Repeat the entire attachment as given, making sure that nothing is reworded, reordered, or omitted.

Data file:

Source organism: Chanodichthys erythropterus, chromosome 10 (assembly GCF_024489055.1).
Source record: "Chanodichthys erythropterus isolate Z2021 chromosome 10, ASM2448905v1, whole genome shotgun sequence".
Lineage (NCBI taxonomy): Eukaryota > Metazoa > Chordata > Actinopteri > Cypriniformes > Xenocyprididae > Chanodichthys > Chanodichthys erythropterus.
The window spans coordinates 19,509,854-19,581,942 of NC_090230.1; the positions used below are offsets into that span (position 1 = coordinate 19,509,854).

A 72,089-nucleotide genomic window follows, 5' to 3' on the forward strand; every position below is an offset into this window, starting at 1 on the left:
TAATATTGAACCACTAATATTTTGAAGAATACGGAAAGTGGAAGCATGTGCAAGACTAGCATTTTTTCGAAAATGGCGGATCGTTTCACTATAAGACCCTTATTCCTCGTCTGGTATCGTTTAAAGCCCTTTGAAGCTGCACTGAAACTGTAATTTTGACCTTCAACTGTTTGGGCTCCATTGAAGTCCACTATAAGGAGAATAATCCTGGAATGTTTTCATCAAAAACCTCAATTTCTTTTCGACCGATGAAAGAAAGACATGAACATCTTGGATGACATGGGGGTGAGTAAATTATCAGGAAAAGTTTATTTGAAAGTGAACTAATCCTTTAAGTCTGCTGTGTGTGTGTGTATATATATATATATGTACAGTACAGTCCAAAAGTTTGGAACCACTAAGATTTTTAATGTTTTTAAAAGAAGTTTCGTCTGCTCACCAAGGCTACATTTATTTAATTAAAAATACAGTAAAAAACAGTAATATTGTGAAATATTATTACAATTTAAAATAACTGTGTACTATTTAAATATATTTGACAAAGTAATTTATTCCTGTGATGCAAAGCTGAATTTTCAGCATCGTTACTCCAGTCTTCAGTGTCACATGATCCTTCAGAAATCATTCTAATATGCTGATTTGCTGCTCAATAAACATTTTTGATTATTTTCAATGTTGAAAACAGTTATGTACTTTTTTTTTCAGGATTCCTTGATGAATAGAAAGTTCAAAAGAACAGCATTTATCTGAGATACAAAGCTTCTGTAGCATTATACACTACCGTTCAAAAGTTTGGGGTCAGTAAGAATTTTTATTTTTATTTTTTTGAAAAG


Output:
Source organism: Chanodichthys erythropterus, chromosome 10 (assembly GCF_024489055.1).
Source record: "Chanodichthys erythropterus isolate Z2021 chromosome 10, ASM2448905v1, whole genome shotgun sequence".
Lineage (NCBI taxonomy): Eukaryota > Metazoa > Chordata > Actinopteri > Cypriniformes > Xenocyprididae > Chanodichthys > Chanodichthys erythropterus.
The window spans coordinates 19,509,854-19,581,942 of NC_090230.1; the positions used below are offsets into that span (position 1 = coordinate 19,509,854).

A 72,089-nucleotide genomic window follows, 5' to 3' on the forward strand; every position below is an offset into this window, starting at 1 on the left:
TAATATTGAACCACTAATATTTTGAAGAATACGGAAAGTGGAAGCATGTGCAAGACTAGCATTTTTTCGAAAATGGCGGATCGTTTCACTATAAGACCCTTATTCCTCGTCTGGTATCGTTTAAAGCCCTTTGAAGCTGCACTGAAACTGTAATTTTGACCTTCAACTGTTTGGGCTCCATTGAAGTCCACTATAAGGAGAATAATCCTGGAATGTTTTCATCAAAAACCTCAATTTCTTTTCGACCGATGAAAGAAAGACATGAACATCTTGGATGACATGGGGGTGAGTAAATTATCAGGAAAAGTTTATTTGAAAGTGAACTAATCCTTTAAGTCTGCTGTGTGTGTGTGTATATATATATATATGTACAGTACAGTCCAAAAGTTTGGAACCACTAAGATTTTTAATGTTTTTAAAAGAAGTTTCGTCTGCTCACCAAGGCTACATTTATTTAATTAAAAATACAGTAAAAAACAGTAATATTGTGAAATATTATTACAATTTAAAATAACTGTGTACTATTTAAATATATTTGACAAAGTAATTTATTCCTGTGATGCAAAGCTGAATTTTCAGCATCGTTACTCCAGTCTTCAGTGTCACATGATCCTTCAGAAATCATTCTAATATGCTGATTTGCTGCTCAATAAACATTTTTGATTATTTTCAATGTTGAAAACAGTTATGTACTTTTTTTTTCAGGATTCCTTGATGAATAGAAAGTTCAAAAGAACAGCATTTATCTGAGATACAAAGCTTCTGTAGCATTATACACTACCGTTCAAAAGTTTGGGGTCAGTAAGAATTTTTATTTTTATTTTTTTGAAAAG